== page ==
From Angela Davis to Nikole Hannah-Jones, Black scholars and activists have dedicated their lives to unearthing, examining and amplifying truths about racism and how it shaped the Black experience in America. A collective of thought leaders in the social justice space has brought their perspectives to MasterClass through a course dubbed “Black History, Black Freedom, and Black Love.”
The class, which will be made accessible to the public for free throughout February to commemorate Black History Month, made its debut in December 2021. Led by revered Black intellectuals—including Davis, Hannah-Jones, Cornel West, Sherrilyn Ifill, Kimberlé Williams Crenshaw, John McWhorter and Jelani Cobb—the course sits at the intersection of history and culture; giving a lens into how slavery and racism have shaped present-day social and political landscapes and actionable steps individuals can take to lead transformative change and cultivate equitable communities in the future.
The first part of the course explores the correlation between American capitalism and enslavement, the 14th amendment, voter suppression and the fight for equity in education. The second installment captures the legacy of lawyer, activist and former Associate Justice of the Supreme Court of the United States Thurgood Marshall, examining the landmark Brown v. Board of Education case and where it stands within the debate around critical race theory. The third part of the course, which is slated to launch on February 1, will focus on what can be done to shape the future, challenging viewers to activate their activism to create a just society. Collectively the MasterClass encompasses 50 lessons that illustrate Black resilience in the face of oppression.
“With decades of experience, these leaders, activists and groundbreaking thinkers have reshaped conversations on race in America,” David Rogier, founder and CEO of MasterClass, shared in a statement. “Together, they will teach Black history as never before—uncensored—and show members how to build a society that honors Black voices, love and joy while fighting against systemic racism.”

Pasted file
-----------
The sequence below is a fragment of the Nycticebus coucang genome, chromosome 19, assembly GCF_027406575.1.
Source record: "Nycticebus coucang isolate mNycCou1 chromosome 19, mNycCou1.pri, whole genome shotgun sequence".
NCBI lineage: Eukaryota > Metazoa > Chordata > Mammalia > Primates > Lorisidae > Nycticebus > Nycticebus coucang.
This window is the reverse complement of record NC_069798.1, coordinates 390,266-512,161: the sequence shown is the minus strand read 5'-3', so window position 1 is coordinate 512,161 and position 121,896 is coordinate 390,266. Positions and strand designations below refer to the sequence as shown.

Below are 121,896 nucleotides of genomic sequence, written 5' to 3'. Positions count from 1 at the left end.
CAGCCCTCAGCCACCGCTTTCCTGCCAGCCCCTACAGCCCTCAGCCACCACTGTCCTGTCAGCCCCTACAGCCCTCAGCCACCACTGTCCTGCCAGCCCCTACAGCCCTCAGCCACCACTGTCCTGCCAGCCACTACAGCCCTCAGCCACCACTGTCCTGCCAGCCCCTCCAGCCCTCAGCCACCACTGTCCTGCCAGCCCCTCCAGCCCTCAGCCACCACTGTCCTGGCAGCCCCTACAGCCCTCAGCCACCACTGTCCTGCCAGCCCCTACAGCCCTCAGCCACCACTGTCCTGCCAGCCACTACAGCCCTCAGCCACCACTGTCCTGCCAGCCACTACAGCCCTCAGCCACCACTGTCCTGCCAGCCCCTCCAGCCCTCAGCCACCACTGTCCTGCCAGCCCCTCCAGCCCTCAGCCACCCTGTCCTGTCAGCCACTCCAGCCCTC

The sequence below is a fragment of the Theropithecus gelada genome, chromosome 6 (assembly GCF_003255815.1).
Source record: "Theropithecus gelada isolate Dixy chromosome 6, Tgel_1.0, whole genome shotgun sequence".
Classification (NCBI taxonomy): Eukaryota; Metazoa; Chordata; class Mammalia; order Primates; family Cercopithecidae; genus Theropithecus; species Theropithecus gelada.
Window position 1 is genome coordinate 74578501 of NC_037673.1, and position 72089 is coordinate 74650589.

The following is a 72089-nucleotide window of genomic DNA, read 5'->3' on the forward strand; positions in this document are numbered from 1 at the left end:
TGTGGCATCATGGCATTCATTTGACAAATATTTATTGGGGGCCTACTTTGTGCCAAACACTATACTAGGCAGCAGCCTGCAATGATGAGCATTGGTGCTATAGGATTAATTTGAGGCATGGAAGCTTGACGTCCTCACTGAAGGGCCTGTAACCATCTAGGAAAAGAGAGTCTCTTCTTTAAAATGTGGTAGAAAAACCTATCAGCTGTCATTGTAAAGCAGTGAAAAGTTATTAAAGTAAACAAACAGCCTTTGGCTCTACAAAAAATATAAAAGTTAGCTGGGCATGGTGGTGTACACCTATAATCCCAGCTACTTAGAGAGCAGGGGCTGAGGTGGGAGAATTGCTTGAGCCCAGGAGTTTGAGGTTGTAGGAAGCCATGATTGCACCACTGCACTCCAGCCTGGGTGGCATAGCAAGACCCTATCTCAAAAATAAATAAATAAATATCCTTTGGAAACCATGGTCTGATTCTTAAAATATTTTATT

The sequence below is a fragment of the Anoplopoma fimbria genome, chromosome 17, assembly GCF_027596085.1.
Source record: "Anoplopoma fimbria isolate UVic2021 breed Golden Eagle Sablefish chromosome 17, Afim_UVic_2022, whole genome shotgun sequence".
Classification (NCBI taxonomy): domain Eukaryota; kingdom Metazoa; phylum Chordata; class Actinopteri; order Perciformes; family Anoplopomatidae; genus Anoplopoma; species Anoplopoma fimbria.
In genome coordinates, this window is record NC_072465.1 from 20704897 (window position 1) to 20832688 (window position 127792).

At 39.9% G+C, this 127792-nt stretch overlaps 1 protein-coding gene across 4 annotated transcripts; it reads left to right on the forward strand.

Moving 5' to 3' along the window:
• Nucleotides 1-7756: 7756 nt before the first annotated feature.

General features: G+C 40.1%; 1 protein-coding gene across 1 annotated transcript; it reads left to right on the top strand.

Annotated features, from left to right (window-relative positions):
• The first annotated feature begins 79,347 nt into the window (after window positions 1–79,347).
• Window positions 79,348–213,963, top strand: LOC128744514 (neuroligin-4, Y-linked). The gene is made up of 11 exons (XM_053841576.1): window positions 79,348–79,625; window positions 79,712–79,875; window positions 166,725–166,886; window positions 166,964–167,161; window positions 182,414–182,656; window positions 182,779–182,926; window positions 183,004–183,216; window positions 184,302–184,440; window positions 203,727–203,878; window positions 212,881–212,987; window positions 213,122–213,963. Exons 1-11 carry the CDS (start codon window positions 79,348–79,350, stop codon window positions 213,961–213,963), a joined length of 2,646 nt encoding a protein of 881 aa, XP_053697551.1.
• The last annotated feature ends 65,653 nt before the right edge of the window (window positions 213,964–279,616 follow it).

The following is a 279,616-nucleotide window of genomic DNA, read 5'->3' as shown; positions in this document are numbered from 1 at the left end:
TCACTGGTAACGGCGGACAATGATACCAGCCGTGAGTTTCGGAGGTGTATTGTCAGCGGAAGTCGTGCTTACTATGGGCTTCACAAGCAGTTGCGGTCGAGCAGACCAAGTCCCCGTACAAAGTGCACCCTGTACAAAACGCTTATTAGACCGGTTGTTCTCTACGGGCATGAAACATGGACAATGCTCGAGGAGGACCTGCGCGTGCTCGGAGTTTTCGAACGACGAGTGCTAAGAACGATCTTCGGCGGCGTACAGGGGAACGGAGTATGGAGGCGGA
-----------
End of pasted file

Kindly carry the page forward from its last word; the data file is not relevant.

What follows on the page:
Williams Crenshaw told NBC News the course would be used as a tool for powerful transformation.
“It is a way to reach the public and a population we don’t otherwise reach,” she said. “You can cut away all the mythology and the mass distribution of misinformation. We don’t have people talking past each other. You can sit down, dig in and learn.”
The “Black History, Black Freedom, and Black Love” course is part of MasterClass’ larger $2 million commitment to create and curate content centered on systemic racism and social justice. Different platforms and institutions have unveiled projects focused on ensuring the masses are informed about critical parts of Black history that are often left out of textbooks. In 2021, the Smithsonian National Museum of African American History and Culture announced it would digitize its exhibitions.
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